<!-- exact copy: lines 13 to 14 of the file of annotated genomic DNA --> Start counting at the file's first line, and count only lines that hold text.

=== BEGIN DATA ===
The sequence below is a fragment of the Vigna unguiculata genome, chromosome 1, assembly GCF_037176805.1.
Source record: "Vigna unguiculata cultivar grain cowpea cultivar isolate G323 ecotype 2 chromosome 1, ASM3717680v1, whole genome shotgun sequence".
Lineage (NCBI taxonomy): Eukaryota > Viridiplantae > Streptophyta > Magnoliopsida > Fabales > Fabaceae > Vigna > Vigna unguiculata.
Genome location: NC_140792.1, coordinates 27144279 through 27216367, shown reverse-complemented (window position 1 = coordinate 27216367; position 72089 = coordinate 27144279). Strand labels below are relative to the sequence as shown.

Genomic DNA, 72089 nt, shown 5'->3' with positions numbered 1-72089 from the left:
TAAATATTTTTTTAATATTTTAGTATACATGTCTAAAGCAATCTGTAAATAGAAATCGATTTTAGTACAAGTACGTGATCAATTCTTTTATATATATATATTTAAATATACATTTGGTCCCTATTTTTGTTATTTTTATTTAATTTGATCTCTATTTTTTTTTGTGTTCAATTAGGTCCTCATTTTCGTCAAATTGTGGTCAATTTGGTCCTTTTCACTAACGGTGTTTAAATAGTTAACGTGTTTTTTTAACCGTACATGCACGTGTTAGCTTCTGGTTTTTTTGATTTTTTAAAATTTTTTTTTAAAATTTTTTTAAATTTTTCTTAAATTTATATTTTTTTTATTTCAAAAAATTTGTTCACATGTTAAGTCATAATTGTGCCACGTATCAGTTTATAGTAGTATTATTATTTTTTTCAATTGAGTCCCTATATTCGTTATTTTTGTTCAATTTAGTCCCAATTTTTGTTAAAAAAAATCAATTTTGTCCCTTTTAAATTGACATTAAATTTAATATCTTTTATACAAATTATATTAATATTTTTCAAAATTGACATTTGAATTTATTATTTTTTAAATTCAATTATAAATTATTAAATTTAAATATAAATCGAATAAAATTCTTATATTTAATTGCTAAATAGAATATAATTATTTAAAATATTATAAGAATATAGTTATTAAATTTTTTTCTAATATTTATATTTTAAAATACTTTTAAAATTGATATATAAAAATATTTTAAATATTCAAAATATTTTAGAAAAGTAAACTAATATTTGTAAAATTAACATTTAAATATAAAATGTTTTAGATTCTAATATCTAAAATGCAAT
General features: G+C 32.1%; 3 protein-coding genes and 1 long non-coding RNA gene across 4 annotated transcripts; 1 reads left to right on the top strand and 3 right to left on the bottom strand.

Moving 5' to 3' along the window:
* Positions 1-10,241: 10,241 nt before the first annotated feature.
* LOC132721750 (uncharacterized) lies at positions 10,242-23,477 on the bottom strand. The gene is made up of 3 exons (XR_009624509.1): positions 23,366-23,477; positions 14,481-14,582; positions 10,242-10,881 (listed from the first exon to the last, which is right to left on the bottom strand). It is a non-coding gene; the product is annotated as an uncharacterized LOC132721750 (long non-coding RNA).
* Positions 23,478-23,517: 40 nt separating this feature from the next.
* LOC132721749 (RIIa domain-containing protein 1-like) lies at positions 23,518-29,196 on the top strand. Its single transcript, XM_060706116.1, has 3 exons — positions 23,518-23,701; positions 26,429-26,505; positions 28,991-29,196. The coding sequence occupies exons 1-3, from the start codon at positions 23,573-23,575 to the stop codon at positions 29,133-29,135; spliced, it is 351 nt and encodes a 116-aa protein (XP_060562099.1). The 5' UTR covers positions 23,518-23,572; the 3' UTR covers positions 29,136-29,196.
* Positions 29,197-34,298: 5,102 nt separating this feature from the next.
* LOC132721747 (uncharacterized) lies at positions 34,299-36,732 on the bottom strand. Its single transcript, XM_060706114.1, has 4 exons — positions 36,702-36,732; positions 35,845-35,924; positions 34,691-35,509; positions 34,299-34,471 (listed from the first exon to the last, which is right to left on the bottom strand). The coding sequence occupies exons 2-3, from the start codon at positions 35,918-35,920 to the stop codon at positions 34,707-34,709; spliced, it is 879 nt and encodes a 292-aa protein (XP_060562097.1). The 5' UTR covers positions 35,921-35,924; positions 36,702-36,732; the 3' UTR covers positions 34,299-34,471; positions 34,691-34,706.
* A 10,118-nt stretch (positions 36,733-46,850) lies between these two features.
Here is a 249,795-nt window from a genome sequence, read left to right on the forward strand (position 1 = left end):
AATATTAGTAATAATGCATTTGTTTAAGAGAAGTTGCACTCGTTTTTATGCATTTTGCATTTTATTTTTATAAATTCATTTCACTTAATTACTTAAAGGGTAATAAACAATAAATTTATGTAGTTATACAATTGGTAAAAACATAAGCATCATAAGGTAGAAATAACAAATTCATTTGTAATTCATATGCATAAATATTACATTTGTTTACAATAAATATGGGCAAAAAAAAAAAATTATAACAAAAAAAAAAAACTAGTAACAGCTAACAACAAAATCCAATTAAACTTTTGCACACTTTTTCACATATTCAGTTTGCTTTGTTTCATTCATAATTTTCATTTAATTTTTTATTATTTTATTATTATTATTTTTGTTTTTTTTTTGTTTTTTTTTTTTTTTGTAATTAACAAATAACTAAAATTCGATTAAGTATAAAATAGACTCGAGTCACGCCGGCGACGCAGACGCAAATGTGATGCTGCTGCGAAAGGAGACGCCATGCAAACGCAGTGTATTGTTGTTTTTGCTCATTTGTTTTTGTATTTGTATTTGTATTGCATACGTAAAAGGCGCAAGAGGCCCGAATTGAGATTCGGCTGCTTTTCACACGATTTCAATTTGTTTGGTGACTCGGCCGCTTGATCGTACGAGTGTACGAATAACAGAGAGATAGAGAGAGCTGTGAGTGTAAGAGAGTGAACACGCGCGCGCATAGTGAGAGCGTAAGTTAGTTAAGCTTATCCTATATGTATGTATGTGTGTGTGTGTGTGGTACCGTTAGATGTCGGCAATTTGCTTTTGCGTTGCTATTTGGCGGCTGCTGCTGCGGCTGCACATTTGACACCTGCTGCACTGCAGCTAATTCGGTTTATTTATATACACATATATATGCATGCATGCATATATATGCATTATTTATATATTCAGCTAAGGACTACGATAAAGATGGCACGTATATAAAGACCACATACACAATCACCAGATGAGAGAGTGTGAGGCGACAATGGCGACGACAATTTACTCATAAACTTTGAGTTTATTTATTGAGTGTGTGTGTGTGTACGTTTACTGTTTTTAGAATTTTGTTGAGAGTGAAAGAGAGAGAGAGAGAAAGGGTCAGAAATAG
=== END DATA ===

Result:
* Positions 29,197-34,298: 5,102 nt separating this feature from the next.
* LOC132721747 (uncharacterized) lies at positions 34,299-36,732 on the bottom strand. Its single transcript, XM_060706114.1, has 4 exons — positions 36,702-36,732; positions 35,845-35,924; positions 34,691-35,509; positions 34,299-34,471 (listed from the first exon to the last, which is right to left on the bottom strand). The coding sequence occupies exons 2-3, from the start codon at positions 35,918-35,920 to the stop codon at positions 34,707-34,709; spliced, it is 879 nt and encodes a 292-aa protein (XP_060562097.1). The 5' UTR covers positions 35,921-35,924; positions 36,702-36,732; the 3' UTR covers positions 34,299-34,471; positions 34,691-34,706.